Pistorius, the first double amputee to compete on the track at a
Games, exchanged name bibs. "He's an inspiration for all of us,"
said James. "It's an honour competing against that guy. What he
does takes a lot of courage. he's a great individual and it's
time we see him like that and not anything else."
Niger's 'Sculling Sloth'
Hamadou Djibo Issaka emerged as an unlikely hero who won
near-cult status, if nothing else, on the rowing course. Some
20,000 spectators rose to their feet to cheer him to the finish
as he lagged the field by 300 metres on a 2,000 metre course. "I
don't have any technique," he told reporters. "I've been
learning only three months."
Photo finish in women's triathlon
After one hour 59 minutes and 48 seconds of swimming,
cycling and running, Switzerland's Nicola Spirig and Sweden's
Lisa Norden crossed the line together. It took a photo-finish to
separate them. The men's race also stood out for the sight of
British winner Alistair Brownlee winning gold and shaking hands
with Spanish silver medallist Javier Gomez while both were
sprawled on the floor at the finish.
The opening ceremony and cauldron
Seven teenagers, in keeping with the Games motto of 'Inspire
a generation', lit 200-plus copper petals which then rose on
stalks to form the single burning flower of a cauldron. It was a
dramatic finale to a musical celebration of British history and
culture that also starred 86-year-old Queen Elizabeth in her
first acting role alongside James Bond actor Daniel Craig. The
moment of realisation that it was really her, turning from her
desk to say "Good evening, Mr Bond", was delicious.
Jessica Ennis and 'Super Saturday'
The second Saturday was the day when the London Games really
took off for the host nation, with a gold rush after a slow
start, but the signs had been there on Friday. The roar when
heptathlon queen Jessica Ennis started her 100m hurdles heat on
the first morning of athletics was spine-tingling and set the
tone for what was to follow.
South Korea's women archers
Ki Bo-bae, Lee Sung-jin and Choi Hyeon-ju beat China by a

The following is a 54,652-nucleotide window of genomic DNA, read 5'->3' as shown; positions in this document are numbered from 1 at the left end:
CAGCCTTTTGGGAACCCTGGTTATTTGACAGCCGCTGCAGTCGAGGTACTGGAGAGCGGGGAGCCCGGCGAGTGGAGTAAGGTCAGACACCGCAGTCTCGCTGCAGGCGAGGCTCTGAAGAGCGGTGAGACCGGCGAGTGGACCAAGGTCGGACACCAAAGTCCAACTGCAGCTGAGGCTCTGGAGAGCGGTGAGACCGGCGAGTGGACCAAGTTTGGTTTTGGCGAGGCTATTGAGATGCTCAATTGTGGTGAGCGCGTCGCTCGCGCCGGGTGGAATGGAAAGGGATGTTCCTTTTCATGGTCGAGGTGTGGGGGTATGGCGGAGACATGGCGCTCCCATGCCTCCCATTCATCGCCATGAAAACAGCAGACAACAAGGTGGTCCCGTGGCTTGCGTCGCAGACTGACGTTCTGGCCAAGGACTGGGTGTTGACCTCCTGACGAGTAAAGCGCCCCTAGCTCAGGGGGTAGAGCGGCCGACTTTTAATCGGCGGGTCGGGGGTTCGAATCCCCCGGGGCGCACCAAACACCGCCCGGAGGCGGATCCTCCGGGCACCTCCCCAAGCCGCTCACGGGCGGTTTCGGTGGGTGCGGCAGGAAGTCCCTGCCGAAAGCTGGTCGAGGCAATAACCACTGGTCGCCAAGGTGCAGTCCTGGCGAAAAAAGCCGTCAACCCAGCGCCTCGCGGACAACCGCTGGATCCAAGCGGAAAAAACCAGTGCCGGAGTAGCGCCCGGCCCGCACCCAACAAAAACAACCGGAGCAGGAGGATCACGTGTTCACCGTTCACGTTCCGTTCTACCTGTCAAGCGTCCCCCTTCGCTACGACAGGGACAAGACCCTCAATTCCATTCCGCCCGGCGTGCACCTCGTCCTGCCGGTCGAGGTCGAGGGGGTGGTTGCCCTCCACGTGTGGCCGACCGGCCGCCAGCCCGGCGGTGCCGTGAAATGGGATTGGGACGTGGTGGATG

point to win the women's team title for the seventh consecutive
Games. The images of archery at Lord's cricket ground were also
stunning. "Lord's, 200 years old, we really like it here, Can we
keep it?" said the tournament announcer.
Ye Shiwen breaks a world record
The 16-year-old Chinese swimmer won two golds in London but
her smashing of the 400 metres individual medley world record,
with a time five seconds faster than her personal best, was
astonishing. Suggestions from a top American coach that it was,
in fact, altogether unbelievable and might be a result of banned
substances triggered a firestorm in China where many saw the
accusations as biased and racist.
Kiprotich wins the men's marathon
A huge crowd packed the streets of central London to see
Kiprotich win Uganda's first medal of the Games. Running side by
side with Kenya's world champion Abel Kirui and Wilson Kipsang,
the 23-year-old shook off his rivals and crossed the finish line
draped in his national flag. He was Uganda's first gold
medallist since John Akii-Bua 40 years ago in the 400m hurdles.
Ruben Limardo's fencing gold medal
The winner of Venezuela's first gold medal in 44 years
charmed London and beyond by wearing his medal on the capital's
underground system, posing for photos with passengers and
teaching them Venezuelan sports chants. His country's grateful
president gave him a replica of the sword used by South American
independence hero Simon Bolivar.
Tears of Hoy
The 'Hoy Wonder' that is Chris Hoy shed tears of joy after
winning his sixth Olympic cycling gold to become Britain's most
decorated Olympian. "I'm in shock," he said. "I'm trying to take
it all in, but this is surreal. It is what I always wanted."
South Korean sit-in
A weeping Shin A-lam staged a one-hour protest and had to be
physically escorted off the fencing piste after her
controversial elimination from the epee semi-final. The sight of
the 25-year-old looking dejected as she sat on a spot-lit piste,
pristine in her white uniform with a towel draped over her
shoulder, was an indelible image.
(Reporting by Alan Baldwin, editing by Peter Millership and